Monday, November 26, 2001
LA Police Protective League Continues to Provide Rank and File Officers and the Public with Misinfor
Los Angeles: On November 26, 2001, the Los Angeles Police Protective League (LAPPL) issued a press release stating that the Department was refusing to work with the LAPPL. This latest effort by the League is yet another, as part of their continuing efforts to launch unfair attacks on the Department, while purposely misleading the community. These actions by the League serve no other purpose than to undermine the hard work and efforts of the men and women of the Los Angeles Police Department and instill divisiveness within the Department.
These issues raised by the League are old issues that have already been addressed by the Department. One cannot help but opine that the League has run out of credible issues to address and now see the need to raise old issues and provide misleading comments to Los Angeles Police Officers and the public at large. In a recent mailer to officers, the League stated, "The League has requested permission to attend roll calls Citywide to address your concerns; however, the Chief of Police has denied Directors access to roll calls." These types of representations by the League are totally irresponsible, to say the least, since the Department, on two occasions, gave specific approval to the League President to address roll calls at specific areas, as she requested, to discuss specific issues. This approval was memorialized in two separate correspondences to the League President, on November 9, 2001 and on November 21, 2001.
Regarding the subject of Senior Lead Officers, it should be noted that the Department and the league were engaged in the meet and confer process on this matter. Subsequently, the League agreed to significant enhancements to the Senior Lead Officer (SLO) program and at a March 13, 2001 news conference with the Chief of Police and then Los Angeles City Mayor Richard Riordan, voiced support. These enhancements represent the current format of the SLO program.
Regarding the matter of the recruitment process, the Department addressed these same issues previously raised by the League, in their "Four Point Plan". This response was in a detailed press release dated July 24, 2001, titled "LAPD To Continue With Aggressive Recruitment Efforts Without Compromising Standards".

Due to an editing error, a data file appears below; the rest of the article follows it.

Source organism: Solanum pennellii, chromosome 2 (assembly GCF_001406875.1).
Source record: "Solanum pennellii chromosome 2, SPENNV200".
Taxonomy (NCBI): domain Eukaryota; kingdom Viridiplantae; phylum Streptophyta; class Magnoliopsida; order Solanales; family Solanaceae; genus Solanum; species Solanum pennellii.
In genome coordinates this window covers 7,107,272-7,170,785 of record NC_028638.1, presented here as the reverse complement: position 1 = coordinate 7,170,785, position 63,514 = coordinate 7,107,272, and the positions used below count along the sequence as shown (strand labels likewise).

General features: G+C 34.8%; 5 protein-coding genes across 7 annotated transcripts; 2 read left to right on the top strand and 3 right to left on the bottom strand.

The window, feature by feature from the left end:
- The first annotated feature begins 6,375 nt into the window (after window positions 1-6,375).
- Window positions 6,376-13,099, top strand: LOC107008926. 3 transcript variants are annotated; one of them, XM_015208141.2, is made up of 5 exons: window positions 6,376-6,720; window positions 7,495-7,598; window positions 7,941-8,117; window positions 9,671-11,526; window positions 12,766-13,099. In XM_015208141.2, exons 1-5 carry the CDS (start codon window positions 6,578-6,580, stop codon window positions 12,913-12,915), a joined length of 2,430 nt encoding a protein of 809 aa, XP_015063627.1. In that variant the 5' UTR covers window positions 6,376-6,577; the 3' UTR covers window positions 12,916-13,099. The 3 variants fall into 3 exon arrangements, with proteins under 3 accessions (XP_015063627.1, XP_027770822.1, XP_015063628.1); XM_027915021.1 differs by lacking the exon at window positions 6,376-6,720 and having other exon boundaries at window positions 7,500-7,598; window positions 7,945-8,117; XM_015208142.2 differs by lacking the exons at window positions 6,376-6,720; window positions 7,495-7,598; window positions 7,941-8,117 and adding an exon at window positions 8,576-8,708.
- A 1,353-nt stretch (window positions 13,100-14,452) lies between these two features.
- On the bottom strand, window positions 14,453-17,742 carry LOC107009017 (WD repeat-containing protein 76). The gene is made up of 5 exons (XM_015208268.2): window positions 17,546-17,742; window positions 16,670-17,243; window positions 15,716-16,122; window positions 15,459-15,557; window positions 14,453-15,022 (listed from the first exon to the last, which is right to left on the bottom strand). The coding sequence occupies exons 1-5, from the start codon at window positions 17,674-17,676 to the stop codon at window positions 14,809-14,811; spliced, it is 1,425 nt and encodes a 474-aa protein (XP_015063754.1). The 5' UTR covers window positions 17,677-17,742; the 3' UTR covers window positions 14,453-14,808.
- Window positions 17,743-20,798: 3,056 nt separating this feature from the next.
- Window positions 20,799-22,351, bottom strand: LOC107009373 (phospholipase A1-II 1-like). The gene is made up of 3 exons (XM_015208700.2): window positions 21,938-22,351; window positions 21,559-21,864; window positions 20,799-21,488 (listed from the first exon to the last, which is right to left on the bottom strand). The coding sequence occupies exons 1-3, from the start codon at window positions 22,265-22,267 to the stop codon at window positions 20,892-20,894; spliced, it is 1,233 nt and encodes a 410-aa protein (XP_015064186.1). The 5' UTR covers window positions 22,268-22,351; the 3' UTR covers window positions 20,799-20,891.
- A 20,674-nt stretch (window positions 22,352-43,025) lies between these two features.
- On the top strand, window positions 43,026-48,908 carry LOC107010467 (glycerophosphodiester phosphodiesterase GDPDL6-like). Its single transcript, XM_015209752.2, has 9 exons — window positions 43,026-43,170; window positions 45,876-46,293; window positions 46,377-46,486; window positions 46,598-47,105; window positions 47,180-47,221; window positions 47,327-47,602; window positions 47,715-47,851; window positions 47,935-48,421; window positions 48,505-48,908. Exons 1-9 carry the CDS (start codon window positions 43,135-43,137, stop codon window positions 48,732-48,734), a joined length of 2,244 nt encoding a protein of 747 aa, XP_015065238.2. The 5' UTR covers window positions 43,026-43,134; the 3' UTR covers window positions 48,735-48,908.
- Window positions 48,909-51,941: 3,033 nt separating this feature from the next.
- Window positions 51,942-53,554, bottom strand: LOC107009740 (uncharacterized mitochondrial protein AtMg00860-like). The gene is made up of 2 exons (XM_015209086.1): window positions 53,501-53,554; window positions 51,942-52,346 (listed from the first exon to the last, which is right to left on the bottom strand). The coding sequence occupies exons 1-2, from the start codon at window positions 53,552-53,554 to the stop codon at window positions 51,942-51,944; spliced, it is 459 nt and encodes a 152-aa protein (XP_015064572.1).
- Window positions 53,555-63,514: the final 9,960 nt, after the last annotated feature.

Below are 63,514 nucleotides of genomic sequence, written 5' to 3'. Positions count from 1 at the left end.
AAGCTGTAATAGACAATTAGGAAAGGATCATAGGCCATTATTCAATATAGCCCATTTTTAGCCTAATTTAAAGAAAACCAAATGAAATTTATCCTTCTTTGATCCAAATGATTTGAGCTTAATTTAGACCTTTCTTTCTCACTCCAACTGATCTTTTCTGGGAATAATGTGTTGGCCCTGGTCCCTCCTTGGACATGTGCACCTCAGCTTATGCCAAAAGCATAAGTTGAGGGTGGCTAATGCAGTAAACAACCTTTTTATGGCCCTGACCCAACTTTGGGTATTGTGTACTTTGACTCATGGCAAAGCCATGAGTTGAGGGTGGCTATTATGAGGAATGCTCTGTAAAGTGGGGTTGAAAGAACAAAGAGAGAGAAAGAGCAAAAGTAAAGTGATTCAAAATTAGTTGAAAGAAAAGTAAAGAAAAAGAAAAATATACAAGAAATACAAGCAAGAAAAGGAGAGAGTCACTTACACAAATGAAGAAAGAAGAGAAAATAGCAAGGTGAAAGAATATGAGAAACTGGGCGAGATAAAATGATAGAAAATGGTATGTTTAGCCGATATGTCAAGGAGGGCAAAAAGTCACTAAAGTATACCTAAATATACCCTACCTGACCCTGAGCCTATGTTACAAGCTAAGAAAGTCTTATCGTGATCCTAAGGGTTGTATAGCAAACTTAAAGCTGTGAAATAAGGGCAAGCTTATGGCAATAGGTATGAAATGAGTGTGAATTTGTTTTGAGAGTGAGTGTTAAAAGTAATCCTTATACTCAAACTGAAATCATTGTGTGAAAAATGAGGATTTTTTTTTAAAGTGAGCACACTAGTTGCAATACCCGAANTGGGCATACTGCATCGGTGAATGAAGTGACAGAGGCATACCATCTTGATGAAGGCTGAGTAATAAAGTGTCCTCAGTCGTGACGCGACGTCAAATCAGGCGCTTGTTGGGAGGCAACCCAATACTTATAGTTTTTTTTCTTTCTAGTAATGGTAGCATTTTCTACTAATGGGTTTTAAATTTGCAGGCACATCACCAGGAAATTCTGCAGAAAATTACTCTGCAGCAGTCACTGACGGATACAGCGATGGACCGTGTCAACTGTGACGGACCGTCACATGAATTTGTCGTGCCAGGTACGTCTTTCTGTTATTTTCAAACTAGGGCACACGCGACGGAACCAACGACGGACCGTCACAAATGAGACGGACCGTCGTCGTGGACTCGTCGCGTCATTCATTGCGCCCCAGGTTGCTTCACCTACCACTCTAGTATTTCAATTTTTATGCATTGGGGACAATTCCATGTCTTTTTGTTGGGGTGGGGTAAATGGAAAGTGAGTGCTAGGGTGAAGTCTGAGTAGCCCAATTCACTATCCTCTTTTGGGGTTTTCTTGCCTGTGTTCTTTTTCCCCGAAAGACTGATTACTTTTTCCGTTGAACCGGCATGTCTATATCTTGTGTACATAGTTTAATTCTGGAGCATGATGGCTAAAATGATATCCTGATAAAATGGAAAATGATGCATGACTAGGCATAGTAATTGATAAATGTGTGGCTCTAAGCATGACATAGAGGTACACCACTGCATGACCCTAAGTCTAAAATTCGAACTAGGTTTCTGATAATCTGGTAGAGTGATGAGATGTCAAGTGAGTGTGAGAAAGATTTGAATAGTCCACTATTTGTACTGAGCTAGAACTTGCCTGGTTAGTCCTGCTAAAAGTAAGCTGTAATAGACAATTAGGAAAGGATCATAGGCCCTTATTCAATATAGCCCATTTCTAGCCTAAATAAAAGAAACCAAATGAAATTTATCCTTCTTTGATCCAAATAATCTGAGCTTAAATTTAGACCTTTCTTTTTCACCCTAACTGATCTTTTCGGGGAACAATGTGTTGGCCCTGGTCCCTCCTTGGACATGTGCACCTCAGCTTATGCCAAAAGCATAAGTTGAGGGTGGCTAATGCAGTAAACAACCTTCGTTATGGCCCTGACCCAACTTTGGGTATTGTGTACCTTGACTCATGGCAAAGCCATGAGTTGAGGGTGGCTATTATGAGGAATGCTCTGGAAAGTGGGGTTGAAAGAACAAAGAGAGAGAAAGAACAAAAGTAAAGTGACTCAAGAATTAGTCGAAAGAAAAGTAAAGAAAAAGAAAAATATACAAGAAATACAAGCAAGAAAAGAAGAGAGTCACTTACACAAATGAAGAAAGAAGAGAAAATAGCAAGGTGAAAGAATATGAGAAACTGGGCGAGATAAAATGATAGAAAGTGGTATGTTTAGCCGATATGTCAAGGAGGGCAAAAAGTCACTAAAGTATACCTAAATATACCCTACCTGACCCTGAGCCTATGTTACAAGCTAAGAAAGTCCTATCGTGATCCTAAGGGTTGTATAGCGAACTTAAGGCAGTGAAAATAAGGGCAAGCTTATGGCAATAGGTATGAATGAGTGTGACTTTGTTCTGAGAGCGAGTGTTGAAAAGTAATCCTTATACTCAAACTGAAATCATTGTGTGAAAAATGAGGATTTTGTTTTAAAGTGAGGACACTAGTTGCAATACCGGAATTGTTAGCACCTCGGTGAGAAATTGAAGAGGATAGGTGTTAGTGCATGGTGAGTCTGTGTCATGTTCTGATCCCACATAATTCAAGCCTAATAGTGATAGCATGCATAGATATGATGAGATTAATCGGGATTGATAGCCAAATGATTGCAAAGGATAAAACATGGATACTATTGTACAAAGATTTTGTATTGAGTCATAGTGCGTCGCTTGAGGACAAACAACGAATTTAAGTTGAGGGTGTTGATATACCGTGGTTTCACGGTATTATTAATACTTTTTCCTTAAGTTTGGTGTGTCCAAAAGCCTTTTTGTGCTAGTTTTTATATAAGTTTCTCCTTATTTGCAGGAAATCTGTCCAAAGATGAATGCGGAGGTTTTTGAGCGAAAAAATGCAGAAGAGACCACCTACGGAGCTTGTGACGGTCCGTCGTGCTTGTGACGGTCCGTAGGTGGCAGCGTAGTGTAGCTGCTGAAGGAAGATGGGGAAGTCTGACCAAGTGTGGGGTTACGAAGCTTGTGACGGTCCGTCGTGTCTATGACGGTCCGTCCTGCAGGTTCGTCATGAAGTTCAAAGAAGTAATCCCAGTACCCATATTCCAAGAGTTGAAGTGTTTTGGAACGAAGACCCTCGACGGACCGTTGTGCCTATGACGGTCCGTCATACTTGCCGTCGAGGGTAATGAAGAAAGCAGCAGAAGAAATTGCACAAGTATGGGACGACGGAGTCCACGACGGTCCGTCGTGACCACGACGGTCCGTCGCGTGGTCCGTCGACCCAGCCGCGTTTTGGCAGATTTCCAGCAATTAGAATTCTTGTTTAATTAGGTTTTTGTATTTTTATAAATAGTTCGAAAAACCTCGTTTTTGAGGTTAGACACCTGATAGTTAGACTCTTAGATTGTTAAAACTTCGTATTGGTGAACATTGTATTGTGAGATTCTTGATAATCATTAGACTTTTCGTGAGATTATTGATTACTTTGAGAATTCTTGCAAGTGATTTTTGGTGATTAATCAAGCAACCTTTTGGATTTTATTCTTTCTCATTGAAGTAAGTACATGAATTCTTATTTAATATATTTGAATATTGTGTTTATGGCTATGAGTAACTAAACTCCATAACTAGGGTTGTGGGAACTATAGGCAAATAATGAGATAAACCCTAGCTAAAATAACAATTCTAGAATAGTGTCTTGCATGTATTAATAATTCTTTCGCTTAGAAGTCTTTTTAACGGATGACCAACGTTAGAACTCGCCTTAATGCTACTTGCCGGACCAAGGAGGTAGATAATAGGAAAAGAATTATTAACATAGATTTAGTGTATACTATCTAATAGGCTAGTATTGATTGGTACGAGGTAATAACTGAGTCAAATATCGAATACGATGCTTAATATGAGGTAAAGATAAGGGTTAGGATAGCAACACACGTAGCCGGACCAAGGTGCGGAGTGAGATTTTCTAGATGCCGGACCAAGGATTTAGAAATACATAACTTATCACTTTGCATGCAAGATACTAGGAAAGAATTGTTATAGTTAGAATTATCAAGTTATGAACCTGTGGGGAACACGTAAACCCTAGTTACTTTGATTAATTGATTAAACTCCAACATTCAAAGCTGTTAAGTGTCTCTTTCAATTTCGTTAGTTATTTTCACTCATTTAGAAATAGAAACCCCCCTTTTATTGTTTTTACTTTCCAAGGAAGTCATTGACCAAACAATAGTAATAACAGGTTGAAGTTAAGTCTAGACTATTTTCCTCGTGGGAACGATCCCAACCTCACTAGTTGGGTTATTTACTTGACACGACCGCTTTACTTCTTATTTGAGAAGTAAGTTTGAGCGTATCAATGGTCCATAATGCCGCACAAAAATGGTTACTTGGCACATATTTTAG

The League, also on July 18, 2001, issued a news release regarding their concerns over the supposed "Large volume of dropped 9-1-1 calls." This news release was wrought with erroneous, and in many cases nebulous, information. Again, the Department responded in detail in a release dated July 18, 2001, titled "Department Responds to League’s Supposed Concern Over 9-1-1 Calls."
The Department, on numerous occasions, has addressed the issue of jail closures (two in particular) and the fact that the decisions were based on directions by the City Council to identify areas for closures. This decision was made due to cost constraints and the shortage of civilian jailers. There was concern by the Department for jailer safety (not enough jailers on duty). Subsequently, the Department was forced to taking police officers off the street in an effort to augment the jail staff.
In March of 2001, the Department effected the third phase of its commitment in the area of discipline when it formalized and implemented the Los Angeles Police Department Penalty Guide. This occurred after joint meetings and discussions with the Protective League. Additionally, pursuant to concerns expressed by officers, and after engaging in extensive meetings and discussions with the League, the Department, on November 7, 2001, implemented yet another phase of modifications to the disciplinary system, in the form of Special Order No. 36, dated October 29, 2001. This change will significantly streamline the recordation, investigation and adjudication of complaints, enabling them to be resolved more quickly without jeopardizing the quality of investigations.
How is it now that the Los Angeles Police Protective League can, in good conscience, represent to Los Angeles Police Officers and the community at large, that the Department has not and is not willing to discuss with them, pertinent issues of interest? The Department is not always going to agree with everything the League proposes nor will the League always agree with the Department on all positions. This however, is not justifiable reason for one to misrepresent, to the community and to officers, that the other is not willing to engage in meaningful discussions.
Los Angeles Police Chief Bernard Parks, within a month of League President Mitzi Grasso taking office in November 2000, met with her and enlisted the League’s support on how the Department and the League could best work as a team to address pertinent issues. That offer is still on the table for the League’s Board of Directors.
This press release was prepared by Lieutenant Horace Frank, Officer in Charge, Media Relations Section, 213-485-3586.